So I have found her in 5 censuses: 1850, 1860, 1870, 1880 and 1900. I also just received her death certificate this week. I have been to Monmouth once, located her gravestone and took a photo. And I also have her obituary. I also have a narrative written by her grandson with a little information about her. I do not have a photo of her, would love to get one. So if you're a relative and have one, please contact me. I have just found the funeral home that provided services is still run by a descendant, so I hope to possibly get a funeral home record.

Friday, July 31, 2015

July Ancestor: Rev. Matthew Gardner

July was a busy month with vacations and a garage sale. But I did get a little research in. So my ancestor for July is one of my more notable ones on my father's side, Reverend Matthew Gardner. Reverend Matthew Gardner (1790-1873) is my 4th great-grandfather. Myself, my dad, his mother, her father, his mother, her mother, and then her father Matthew Gardner. So now you're probably totally confused.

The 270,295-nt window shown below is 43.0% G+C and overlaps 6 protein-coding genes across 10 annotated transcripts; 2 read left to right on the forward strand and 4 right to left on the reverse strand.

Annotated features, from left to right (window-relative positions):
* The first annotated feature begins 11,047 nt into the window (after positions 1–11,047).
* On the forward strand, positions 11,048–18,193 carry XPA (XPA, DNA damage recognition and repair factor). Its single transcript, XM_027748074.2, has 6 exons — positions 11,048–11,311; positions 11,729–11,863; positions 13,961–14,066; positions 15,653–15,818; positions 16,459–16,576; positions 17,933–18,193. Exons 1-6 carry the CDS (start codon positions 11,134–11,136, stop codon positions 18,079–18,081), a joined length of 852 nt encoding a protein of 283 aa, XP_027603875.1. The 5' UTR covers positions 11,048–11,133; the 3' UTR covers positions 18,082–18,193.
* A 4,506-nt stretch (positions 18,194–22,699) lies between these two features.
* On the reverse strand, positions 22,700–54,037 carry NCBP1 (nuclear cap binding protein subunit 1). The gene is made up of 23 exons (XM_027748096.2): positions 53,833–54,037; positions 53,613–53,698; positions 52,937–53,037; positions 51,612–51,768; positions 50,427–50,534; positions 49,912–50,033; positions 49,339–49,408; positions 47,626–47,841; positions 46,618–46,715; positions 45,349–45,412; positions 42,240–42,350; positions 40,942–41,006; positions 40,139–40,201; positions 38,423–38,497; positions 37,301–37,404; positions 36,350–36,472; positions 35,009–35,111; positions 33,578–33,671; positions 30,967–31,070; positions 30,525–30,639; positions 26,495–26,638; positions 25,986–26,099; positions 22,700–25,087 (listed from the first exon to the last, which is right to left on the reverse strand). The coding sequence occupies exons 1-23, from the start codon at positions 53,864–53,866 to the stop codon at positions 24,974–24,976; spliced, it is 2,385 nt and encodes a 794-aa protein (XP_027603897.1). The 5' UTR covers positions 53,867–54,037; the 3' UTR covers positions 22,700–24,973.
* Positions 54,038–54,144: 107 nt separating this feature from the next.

Matthew Gardner was born December 5, 1790 in Stephentown, Renssselaer county, New York to Benjamin Gardner and Lucy (Hawks) Gardner. He was the fourth of ten children. When he was 8 years old, he was hired out, but then 2 years later, his family moved to Ohio. His father traded 2 horses for 100 acres of land in Brown county, Ohio. They then built a cabin where they lived. In 1809, Matthew left home and went to Cincinnati, where he hired on a flatboat to New Orleans. While in New Orleans he came down with a fever, and during that time was converted and became a devout Christian. He made it home in October 1809, and started studying to enter the ministry. He was baptized about a year later in October 1810. Rev. Gardner was the first pastors at one of the early Christian churches in southern Ohio. He was also a carpenter at this time.